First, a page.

The Sadness of Love…

“Care of the soul means respecting its emotions and fantasies, however objectionable.  Reading the story of Tristan and Isolde, we are caught in the vise between affirmation of their intense love and repugnance in the face of their deceptions.  George Bataille, the extraordinary French writer who has long spoken for the dark passages in the soul’s journey, says that every love involves a transgression.  Soul is to be found in the vicinity of taboo.  In stories, movies, biographies, and news accounts we are fascinated by the many illicit conjunctions and tragic deceptions of love.

One of the difficulties in care of the soul is to recognize the necessity of pathos and tragedy.  If we view love only from a high moralistic or hygienic peak, we will overlook its soul settling in the valleys.  When we reflect on the tragedies of our own loves, when we slowly find our way through their miseries, we are being initiated into the mysterious ways of the soul.  Love is the means of entry and our guide.  Love keeps us on the labyrinthine path.  If we can honor love as it presents itself, taking steps and directions we would never have predicted or desired, then we are on the way toward discovering the lower levels of the soul, where meaning and value reveal themselves slowly and paradoxically.  There we become like Tristan, sailing trustingly toward fate, while plucking the strings of our own resources.  Tristan is a religious figure, a monk on the spiritual path to love.  Consistently he displays his attitude of complete trust.  He is always in baptism, always being named, always in touch with the waters of his origination and sustenance.  Being so close to himself, he finds the completion of his spirited nature in the impossibilities of love.  Wit and impossibility meet continually as his fate unfolds, a pattern that may take form in the loves of any of us.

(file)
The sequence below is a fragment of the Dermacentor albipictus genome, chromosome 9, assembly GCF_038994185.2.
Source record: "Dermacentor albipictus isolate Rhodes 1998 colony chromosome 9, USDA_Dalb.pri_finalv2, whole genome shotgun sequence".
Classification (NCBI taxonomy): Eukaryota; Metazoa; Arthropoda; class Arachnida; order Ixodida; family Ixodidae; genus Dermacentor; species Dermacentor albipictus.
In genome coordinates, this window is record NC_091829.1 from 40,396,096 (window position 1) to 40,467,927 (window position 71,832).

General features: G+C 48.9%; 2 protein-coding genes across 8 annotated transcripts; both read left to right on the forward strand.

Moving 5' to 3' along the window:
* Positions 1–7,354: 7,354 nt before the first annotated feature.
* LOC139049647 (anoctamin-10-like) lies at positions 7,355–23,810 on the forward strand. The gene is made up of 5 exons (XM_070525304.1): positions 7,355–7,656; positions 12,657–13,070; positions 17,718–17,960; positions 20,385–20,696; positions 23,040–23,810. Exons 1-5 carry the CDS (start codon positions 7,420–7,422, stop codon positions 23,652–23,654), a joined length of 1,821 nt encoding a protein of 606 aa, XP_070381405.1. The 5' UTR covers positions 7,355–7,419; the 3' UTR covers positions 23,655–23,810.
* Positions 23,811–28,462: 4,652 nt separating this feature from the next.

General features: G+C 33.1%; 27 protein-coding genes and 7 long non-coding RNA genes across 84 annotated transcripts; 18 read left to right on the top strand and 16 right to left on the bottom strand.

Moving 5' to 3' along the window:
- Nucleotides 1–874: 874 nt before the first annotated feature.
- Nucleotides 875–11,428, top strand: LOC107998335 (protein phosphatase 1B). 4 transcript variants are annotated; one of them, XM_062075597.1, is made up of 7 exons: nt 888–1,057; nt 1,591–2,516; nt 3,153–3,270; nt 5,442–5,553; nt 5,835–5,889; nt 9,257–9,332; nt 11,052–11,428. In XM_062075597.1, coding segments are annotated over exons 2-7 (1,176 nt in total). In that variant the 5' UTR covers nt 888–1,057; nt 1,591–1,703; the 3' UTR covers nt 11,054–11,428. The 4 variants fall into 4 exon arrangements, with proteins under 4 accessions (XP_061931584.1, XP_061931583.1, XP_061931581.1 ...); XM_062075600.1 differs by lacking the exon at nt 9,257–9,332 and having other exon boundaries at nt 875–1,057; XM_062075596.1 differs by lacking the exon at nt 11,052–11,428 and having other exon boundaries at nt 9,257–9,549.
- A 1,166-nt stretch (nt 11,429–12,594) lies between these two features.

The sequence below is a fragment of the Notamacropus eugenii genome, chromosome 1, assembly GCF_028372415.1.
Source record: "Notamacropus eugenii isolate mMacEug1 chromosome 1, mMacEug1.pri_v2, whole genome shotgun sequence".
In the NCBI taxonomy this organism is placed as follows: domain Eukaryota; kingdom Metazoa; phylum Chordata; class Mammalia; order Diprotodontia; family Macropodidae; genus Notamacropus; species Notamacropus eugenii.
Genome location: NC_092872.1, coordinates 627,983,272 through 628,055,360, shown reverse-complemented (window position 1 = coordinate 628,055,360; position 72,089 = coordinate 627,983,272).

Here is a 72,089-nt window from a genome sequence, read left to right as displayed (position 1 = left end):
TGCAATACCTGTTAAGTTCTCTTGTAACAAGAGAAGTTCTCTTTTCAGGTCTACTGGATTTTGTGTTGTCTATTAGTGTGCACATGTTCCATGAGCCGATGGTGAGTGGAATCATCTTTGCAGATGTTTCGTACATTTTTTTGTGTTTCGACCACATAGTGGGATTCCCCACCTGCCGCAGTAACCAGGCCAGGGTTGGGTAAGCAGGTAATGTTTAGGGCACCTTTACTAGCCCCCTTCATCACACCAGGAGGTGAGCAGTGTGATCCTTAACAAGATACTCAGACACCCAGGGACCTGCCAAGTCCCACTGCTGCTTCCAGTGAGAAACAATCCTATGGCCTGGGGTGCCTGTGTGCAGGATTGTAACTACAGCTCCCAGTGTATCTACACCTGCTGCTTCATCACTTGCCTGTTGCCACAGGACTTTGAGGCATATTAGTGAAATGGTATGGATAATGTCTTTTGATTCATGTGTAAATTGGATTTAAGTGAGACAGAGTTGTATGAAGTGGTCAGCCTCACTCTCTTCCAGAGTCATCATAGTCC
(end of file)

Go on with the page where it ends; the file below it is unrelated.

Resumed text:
If we see Tristan as a figure of our sadness in love, and not as a literal representative of its absolute failure, then we have an image that respects love’s dark depths as well as its brilliant heights.  When love’s sadness visits us, that is Tristan floating on his skiff, trusting and yet moving ever closer to the tragic side of life that redeems his light spirit.  It isn’t necessary to take a pill or search out a therapeutic strategy to dismiss the feeling, because to dismiss that feeling is to banish an important soul visitor.  The soul apparently needs amorous sadness.  It is a form of consciousness that brings its own unique wisdom.”—Thomas Moore, Care of the Soul

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